Physics A Final Review Physics B Final Review
- Helpful General Links
Helpful General Links
Remember that you are not the only one studying physics and occasionally getting confused! The good news is that there are thousands of resources on the internet designed to help you understand everything we cover.
- Chapter 1: The Science of Physics; Measurement and Math
Chapter 1: The Science of Physics; Measurement and MathImportant Concepts:
- Scientific Method
- Metric Units and Prefixes
- Scientific Notation
- Graphing and Analyzing Data
- Accuracy (correctness) vs. Precision (exactness)
- Dimensional Analysis (checking units)
- Ch.2.1: Motion and Graphs
Ch.2.1: Motion and Graphs
- Ch 2.2, 2.3 Acceleration, Kinematics, and Free fall
Ch 2.2, 2.3 Acceleration, Kinematics, and Free fallAcceleration and Kinematics Equations
How do we use kinematics equations to calculate one value when given other values?
Acceleration is the rate of change of velocity. a = (vf-vi)/t
You can rearrange this definition to get vf = vi + at
Using the fact that area under the v vs. t curve equals displacement, you should be able to derive d = vit + .5at2
From the first two equations, substituting to eliminate t, 2ad = vf2- vi2
Free fall is the motion of objects which have no forces on it other than gravity acting on them.
These objects move vertically, changing velocity at the acceleration of gravity, or if they are also moving sideways, follow parabolic trajectories.
- Ch 3.1: Vectors and Components
Ch 3.1: Vectors and Components
Remember that a vector is just a measurement that has both size ("magnitude") and direction. Mass does not have direction, so it is a scalar. Force does have a direction (for example, 34 N, pushing east), so it is a vector.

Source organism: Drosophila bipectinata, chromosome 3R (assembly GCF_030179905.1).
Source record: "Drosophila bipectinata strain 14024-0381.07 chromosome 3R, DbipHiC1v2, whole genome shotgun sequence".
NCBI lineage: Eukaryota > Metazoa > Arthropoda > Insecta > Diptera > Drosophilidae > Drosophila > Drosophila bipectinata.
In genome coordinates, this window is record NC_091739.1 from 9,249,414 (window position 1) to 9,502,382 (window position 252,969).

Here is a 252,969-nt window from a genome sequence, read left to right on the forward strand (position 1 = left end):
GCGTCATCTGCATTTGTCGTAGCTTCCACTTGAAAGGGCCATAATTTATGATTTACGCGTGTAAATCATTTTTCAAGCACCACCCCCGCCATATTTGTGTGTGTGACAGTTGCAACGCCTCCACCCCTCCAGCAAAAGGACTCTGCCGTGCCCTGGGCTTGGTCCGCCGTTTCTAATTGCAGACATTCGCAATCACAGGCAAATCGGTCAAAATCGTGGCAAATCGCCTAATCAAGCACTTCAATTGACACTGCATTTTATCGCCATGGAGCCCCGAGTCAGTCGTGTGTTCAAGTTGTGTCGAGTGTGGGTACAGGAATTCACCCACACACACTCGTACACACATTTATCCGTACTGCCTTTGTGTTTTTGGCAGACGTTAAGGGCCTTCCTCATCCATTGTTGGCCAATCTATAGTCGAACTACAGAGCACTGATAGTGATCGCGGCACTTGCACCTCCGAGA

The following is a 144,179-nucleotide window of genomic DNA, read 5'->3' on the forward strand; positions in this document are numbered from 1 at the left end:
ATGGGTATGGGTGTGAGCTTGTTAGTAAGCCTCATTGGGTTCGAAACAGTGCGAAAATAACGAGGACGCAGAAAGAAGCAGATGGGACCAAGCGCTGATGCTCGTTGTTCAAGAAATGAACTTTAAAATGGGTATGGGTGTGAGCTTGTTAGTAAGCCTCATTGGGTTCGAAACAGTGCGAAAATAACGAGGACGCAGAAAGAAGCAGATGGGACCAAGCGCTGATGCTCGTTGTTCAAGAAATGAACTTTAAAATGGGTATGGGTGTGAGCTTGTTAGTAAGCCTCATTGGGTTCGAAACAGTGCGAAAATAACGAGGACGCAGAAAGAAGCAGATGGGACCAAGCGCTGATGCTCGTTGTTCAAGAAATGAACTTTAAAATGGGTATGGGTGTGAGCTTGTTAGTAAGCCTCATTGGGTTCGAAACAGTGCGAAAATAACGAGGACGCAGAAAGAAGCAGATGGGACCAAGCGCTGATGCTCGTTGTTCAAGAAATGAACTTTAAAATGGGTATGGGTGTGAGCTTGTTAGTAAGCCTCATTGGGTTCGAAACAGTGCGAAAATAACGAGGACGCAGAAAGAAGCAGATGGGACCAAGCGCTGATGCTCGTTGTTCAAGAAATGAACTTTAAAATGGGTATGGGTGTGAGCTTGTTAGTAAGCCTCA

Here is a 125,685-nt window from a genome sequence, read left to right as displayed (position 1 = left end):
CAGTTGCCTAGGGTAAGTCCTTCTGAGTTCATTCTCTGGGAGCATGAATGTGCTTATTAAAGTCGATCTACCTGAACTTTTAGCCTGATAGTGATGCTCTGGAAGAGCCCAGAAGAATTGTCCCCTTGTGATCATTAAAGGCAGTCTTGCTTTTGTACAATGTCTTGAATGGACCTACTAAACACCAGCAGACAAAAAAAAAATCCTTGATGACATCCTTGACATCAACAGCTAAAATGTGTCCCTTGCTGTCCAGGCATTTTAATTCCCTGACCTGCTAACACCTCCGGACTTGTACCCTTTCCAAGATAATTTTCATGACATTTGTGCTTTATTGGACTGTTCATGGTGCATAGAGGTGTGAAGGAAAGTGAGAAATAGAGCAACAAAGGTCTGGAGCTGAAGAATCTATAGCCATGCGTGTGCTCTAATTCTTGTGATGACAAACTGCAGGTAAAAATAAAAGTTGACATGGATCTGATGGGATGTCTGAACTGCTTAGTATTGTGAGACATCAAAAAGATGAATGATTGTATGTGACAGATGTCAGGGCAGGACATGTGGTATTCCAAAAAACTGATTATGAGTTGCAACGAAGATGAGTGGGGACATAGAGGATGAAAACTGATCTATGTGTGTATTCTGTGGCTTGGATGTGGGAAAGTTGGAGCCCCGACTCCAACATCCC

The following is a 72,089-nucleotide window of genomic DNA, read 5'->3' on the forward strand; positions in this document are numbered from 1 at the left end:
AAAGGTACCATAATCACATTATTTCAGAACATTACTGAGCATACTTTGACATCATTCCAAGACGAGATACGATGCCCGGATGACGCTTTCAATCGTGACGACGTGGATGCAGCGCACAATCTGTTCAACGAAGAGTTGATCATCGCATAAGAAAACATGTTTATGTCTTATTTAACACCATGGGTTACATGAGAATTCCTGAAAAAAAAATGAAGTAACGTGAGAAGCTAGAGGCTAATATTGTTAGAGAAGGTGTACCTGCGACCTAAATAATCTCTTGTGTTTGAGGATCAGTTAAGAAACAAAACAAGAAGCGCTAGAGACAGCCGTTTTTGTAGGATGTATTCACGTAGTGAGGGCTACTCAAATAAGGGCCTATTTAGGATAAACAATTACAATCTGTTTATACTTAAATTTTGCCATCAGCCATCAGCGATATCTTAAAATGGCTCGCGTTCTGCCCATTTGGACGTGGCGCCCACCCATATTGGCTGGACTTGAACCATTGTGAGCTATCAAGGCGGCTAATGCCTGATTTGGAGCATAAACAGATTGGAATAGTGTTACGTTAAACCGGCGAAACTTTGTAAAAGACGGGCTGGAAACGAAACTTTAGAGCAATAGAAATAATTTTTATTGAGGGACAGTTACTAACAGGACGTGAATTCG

Vectors which point diagonally (according to whatever grid you are using) are complicated to add or subtract. Therefore, we break the vectors into components which follow the grid axes. Just as a point on a graph has x and y components, a vector which points diagonally down and right has a rightwardcomponent and a downwardcomponent.
We use trigonometry functions sine, cosine, and tangent to calculate the size of the components.
- Ch 3.4: Relative Motion
Ch 3.4: Relative Motion
All motion is relative. You might be "at rest" relative to the room around you, but moving at 800 miles per hour relative to the center of the planet as we go all the way the earth each day. When you are riding in a train and flip a coin, you see it go straight up and down, but someone standing on the ground sees the coin also flying sideways at 50 miles per hour.
The velocity of A relative to B ("vA-B") is the speed and direction of A, as seen by B.
This is equal to the difference in their velocities; vA-B = vA - vB
If an plane is moving through air that is also moving, relative to the earth, then the plane's velocity relative to the ground equals its velocity relative to the air, plus the air's velocity relative to the ground. In other words, a plane pointed north, flying in wind blowing to the west, actually travels northwest.
- Ch 3.3: Motion in Two Dimensions; Projectiles
Ch 3.3: Motion in Two Dimensions; Projectiles
Use those vector components!
Projectile Problems: Gravity accelerates in the vertical direction, not the horizontal. Solve x and y equations separately, connected only by time.
- Ch. 4: Forces and Newton's Laws of Motion
Ch. 4: Forces and Newton's Laws of Motion
Any changes in motion are caused by forces.
- Ch.5 - Work, Energy, and Power
Ch.5 - Work, Energy, and Power
Work, Energy, and Power
Big concepts: Work is a change in energy. If you give something more energy, you have done positive work.
Energy is converted from one form to another as anything happens. For example, as a ball falls through the air, gravitational potential energy is converted to kinetic energy (as it speeds up) and heat energy (due to friction with the air).
Energy is conserved, whether in the flight of a projectile, the current running through a light bulb, or the decay of an atom.
Using energy conservation laws (Total energy at start = Total energy at finish) can make it much easier to solve many problems in mechanics.
Power is not the amount of energy transferred, it is the rate at which energy is transferred. An small engine with little horsepower can still do the work to get your car up a hill, but it will take longer, since it can only generate a small amount of energy per second.